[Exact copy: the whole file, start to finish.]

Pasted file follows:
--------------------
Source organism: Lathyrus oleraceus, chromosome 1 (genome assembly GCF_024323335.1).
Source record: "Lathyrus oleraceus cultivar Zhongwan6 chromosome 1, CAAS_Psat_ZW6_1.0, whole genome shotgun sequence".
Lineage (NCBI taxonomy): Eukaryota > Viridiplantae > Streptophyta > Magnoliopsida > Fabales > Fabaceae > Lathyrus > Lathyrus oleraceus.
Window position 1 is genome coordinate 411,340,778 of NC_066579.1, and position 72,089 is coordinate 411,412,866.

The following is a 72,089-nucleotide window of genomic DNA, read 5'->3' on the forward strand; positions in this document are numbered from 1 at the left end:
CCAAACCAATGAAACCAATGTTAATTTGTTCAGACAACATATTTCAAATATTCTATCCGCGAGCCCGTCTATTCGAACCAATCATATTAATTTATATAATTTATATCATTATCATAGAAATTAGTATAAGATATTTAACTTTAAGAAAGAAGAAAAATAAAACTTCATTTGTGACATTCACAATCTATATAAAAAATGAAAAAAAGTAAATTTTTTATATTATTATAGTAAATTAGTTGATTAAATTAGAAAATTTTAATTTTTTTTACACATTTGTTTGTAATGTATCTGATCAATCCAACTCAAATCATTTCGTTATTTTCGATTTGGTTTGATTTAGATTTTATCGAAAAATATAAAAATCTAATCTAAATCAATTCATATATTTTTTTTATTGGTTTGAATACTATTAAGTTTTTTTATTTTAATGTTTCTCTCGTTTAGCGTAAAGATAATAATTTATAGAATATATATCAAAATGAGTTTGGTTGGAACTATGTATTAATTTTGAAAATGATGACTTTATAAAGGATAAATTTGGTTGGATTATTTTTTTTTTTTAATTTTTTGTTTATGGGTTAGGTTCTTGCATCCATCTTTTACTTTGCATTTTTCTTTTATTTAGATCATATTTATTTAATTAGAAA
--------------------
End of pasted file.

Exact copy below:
Source organism: Lathyrus oleraceus, chromosome 1 (genome assembly GCF_024323335.1).
Source record: "Lathyrus oleraceus cultivar Zhongwan6 chromosome 1, CAAS_Psat_ZW6_1.0, whole genome shotgun sequence".
Lineage (NCBI taxonomy): Eukaryota > Viridiplantae > Streptophyta > Magnoliopsida > Fabales > Fabaceae > Lathyrus > Lathyrus oleraceus.
Window position 1 is genome coordinate 411,340,778 of NC_066579.1, and position 72,089 is coordinate 411,412,866.

The following is a 72,089-nucleotide window of genomic DNA, read 5'->3' on the forward strand; positions in this document are numbered from 1 at the left end:
CCAAACCAATGAAACCAATGTTAATTTGTTCAGACAACATATTTCAAATATTCTATCCGCGAGCCCGTCTATTCGAACCAATCATATTAATTTATATAATTTATATCATTATCATAGAAATTAGTATAAGATATTTAACTTTAAGAAAGAAGAAAAATAAAACTTCATTTGTGACATTCACAATCTATATAAAAAATGAAAAAAAGTAAATTTTTTATATTATTATAGTAAATTAGTTGATTAAATTAGAAAATTTTAATTTTTTTTACACATTTGTTTGTAATGTATCTGATCAATCCAACTCAAATCATTTCGTTATTTTCGATTTGGTTTGATTTAGATTTTATCGAAAAATATAAAAATCTAATCTAAATCAATTCATATATTTTTTTTATTGGTTTGAATACTATTAAGTTTTTTTATTTTAATGTTTCTCTCGTTTAGCGTAAAGATAATAATTTATAGAATATATATCAAAATGAGTTTGGTTGGAACTATGTATTAATTTTGAAAATGATGACTTTATAAAGGATAAATTTGGTTGGATTATTTTTTTTTTTTAATTTTTTGTTTATGGGTTAGGTTCTTGCATCCATCTTTTACTTTGCATTTTTCTTTTATTTAGATCATATTTATTTAATTAGAAA